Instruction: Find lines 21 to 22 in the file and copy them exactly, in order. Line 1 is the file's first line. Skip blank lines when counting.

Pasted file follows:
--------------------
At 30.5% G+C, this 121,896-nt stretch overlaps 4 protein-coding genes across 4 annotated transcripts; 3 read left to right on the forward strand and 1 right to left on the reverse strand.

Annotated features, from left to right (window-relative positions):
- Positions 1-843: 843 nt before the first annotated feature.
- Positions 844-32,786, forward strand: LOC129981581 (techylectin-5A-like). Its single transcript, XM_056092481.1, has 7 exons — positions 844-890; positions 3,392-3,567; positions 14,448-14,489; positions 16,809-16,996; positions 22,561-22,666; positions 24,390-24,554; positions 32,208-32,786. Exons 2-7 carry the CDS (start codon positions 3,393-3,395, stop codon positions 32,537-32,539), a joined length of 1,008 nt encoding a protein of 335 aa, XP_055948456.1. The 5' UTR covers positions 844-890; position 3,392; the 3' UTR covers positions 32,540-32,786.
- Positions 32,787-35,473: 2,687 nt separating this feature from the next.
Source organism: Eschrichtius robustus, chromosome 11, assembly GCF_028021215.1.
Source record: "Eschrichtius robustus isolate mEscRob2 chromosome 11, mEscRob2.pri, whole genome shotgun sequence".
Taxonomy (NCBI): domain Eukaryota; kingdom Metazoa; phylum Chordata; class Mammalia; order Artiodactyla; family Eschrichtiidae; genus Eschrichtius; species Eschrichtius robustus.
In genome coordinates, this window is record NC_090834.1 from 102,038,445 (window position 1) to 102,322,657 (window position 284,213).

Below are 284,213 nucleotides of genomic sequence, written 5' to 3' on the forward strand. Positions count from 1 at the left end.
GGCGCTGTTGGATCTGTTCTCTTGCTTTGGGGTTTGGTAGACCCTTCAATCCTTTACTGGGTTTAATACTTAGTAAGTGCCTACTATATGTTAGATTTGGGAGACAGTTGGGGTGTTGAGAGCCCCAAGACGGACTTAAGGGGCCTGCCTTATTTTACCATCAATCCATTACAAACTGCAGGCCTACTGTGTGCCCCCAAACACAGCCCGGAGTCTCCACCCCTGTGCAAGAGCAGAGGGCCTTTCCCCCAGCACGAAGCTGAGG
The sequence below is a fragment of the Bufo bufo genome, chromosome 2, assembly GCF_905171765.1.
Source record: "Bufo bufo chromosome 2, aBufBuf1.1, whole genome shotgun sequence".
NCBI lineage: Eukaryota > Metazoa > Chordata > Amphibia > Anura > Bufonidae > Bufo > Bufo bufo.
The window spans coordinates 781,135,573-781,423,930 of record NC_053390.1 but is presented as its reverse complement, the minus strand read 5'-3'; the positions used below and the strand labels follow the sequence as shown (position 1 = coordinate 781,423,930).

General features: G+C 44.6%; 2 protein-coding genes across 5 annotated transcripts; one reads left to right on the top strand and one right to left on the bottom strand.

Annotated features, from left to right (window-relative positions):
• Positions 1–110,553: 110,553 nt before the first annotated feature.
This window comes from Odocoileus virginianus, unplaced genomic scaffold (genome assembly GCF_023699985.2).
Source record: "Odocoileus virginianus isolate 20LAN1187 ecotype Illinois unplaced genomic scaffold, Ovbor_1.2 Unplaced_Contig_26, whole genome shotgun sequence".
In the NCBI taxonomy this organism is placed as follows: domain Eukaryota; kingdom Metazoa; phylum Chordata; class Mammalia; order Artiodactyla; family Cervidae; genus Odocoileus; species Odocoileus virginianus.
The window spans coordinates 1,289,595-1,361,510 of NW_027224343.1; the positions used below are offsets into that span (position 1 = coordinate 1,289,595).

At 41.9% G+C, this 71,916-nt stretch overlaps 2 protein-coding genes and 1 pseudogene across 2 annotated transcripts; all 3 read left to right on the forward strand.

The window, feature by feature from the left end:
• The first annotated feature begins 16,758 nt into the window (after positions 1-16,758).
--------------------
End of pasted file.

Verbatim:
In the NCBI taxonomy this organism is placed as follows: domain Eukaryota; kingdom Metazoa; phylum Chordata; class Mammalia; order Artiodactyla; family Cervidae; genus Odocoileus; species Odocoileus virginianus.
The window spans coordinates 1,289,595-1,361,510 of NW_027224343.1; the positions used below are offsets into that span (position 1 = coordinate 1,289,595).